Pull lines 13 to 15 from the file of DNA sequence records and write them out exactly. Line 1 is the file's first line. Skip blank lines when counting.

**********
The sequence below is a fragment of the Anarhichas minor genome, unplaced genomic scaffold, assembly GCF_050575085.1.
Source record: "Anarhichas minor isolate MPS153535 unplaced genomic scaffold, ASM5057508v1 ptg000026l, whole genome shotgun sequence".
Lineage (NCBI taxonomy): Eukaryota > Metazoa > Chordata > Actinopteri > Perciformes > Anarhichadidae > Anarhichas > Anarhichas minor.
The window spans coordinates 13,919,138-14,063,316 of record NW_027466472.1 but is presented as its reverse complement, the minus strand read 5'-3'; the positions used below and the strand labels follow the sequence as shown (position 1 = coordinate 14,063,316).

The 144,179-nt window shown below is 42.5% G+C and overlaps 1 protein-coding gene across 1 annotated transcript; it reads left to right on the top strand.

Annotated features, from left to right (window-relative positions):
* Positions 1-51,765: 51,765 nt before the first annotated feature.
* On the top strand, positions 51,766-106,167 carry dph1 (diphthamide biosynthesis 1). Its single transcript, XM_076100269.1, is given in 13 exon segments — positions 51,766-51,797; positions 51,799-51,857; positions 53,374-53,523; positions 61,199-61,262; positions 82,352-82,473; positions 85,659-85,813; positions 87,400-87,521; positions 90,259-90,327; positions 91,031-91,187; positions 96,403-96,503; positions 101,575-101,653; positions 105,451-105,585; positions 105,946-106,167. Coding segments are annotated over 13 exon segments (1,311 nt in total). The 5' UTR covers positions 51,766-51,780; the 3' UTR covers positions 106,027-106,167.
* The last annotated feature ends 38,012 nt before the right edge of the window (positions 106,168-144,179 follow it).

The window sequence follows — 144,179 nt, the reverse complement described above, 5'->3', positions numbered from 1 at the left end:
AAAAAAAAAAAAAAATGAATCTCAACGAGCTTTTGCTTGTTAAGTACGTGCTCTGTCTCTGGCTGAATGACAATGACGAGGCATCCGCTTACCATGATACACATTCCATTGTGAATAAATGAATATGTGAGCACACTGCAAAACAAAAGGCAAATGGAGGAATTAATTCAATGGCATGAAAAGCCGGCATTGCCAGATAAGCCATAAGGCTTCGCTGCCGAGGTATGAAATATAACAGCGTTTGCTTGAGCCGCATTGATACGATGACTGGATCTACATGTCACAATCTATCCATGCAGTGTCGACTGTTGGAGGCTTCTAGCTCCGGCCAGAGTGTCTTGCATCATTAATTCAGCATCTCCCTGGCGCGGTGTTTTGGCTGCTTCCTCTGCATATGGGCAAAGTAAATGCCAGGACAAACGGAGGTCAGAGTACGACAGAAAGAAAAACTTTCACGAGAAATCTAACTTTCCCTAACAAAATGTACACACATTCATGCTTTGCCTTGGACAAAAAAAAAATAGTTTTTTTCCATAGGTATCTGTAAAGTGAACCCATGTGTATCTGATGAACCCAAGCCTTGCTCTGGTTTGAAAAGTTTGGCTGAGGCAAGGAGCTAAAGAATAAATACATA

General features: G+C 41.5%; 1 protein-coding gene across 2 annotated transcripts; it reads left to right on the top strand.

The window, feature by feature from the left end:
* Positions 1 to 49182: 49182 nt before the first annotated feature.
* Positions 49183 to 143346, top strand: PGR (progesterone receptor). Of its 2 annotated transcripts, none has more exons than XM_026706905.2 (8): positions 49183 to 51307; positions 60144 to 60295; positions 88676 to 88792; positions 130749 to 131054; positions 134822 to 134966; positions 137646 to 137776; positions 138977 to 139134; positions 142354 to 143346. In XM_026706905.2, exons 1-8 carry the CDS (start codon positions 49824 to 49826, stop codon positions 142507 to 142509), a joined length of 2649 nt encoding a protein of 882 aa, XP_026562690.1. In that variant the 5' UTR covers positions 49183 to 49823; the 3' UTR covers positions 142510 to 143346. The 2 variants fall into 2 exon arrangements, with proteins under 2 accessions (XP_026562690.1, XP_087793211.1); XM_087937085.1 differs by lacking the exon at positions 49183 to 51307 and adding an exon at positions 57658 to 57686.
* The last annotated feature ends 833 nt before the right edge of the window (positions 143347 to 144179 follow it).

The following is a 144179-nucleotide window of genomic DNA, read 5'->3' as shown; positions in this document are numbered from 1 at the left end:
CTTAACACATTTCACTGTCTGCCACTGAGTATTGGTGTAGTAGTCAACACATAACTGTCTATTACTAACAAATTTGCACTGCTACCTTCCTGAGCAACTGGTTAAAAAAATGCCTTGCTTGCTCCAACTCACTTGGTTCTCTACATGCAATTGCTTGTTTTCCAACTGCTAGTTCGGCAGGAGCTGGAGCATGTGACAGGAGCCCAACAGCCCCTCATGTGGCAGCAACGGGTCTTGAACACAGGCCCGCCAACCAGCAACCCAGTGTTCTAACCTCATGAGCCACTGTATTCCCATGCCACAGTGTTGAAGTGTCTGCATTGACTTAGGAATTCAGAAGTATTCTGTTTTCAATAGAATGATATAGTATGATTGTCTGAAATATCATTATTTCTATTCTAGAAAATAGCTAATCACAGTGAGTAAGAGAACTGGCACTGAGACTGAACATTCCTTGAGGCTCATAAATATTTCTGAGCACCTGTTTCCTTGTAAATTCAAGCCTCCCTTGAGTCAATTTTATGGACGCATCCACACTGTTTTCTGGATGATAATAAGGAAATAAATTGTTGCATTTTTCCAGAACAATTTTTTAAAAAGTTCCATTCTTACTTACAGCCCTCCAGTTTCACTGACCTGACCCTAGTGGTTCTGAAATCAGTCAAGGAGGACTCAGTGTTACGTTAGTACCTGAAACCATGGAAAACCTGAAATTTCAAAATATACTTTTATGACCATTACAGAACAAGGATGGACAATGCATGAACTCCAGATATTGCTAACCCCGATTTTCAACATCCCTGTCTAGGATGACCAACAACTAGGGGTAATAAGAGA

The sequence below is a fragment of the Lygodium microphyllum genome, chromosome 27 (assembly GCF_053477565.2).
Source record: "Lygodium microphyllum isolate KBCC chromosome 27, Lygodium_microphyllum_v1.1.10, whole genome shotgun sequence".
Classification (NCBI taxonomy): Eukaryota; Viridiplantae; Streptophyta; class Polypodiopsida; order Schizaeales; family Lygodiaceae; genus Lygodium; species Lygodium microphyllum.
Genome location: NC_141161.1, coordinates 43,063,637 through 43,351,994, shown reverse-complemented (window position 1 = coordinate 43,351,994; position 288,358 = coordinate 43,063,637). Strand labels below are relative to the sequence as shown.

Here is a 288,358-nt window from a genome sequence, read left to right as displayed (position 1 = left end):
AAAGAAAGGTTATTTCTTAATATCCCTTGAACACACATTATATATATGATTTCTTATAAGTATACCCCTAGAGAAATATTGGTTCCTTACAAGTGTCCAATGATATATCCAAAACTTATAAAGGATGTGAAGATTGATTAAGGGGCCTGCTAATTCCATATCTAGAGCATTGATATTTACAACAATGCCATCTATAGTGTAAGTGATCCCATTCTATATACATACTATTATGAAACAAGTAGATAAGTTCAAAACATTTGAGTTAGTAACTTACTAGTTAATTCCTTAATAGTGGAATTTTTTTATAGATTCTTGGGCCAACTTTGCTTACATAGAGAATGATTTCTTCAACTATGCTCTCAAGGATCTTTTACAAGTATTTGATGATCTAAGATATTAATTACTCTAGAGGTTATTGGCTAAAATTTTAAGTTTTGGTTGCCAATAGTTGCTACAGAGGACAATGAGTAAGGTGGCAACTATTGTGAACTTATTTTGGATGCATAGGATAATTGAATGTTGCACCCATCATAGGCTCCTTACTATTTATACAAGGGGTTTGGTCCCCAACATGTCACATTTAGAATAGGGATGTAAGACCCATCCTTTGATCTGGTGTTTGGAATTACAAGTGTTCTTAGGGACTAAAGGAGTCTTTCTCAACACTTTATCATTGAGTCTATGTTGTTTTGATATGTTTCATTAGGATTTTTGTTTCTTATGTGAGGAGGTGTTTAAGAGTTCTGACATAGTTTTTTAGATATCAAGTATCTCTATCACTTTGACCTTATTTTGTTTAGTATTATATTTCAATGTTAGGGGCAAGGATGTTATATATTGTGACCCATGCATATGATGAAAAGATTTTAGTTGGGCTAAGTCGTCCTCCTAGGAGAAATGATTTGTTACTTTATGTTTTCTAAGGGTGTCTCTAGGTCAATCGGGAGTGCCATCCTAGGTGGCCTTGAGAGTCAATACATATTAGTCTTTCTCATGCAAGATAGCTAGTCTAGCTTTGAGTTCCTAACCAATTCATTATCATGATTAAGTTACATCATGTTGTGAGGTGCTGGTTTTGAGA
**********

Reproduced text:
The window, feature by feature from the left end:
* Positions 1 to 49182: 49182 nt before the first annotated feature.
* Positions 49183 to 143346, top strand: PGR (progesterone receptor). Of its 2 annotated transcripts, none has more exons than XM_026706905.2 (8): positions 49183 to 51307; positions 60144 to 60295; positions 88676 to 88792; positions 130749 to 131054; positions 134822 to 134966; positions 137646 to 137776; positions 138977 to 139134; positions 142354 to 143346. In XM_026706905.2, exons 1-8 carry the CDS (start codon positions 49824 to 49826, stop codon positions 142507 to 142509), a joined length of 2649 nt encoding a protein of 882 aa, XP_026562690.1. In that variant the 5' UTR covers positions 49183 to 49823; the 3' UTR covers positions 142510 to 143346. The 2 variants fall into 2 exon arrangements, with proteins under 2 accessions (XP_026562690.1, XP_087793211.1); XM_087937085.1 differs by lacking the exon at positions 49183 to 51307 and adding an exon at positions 57658 to 57686.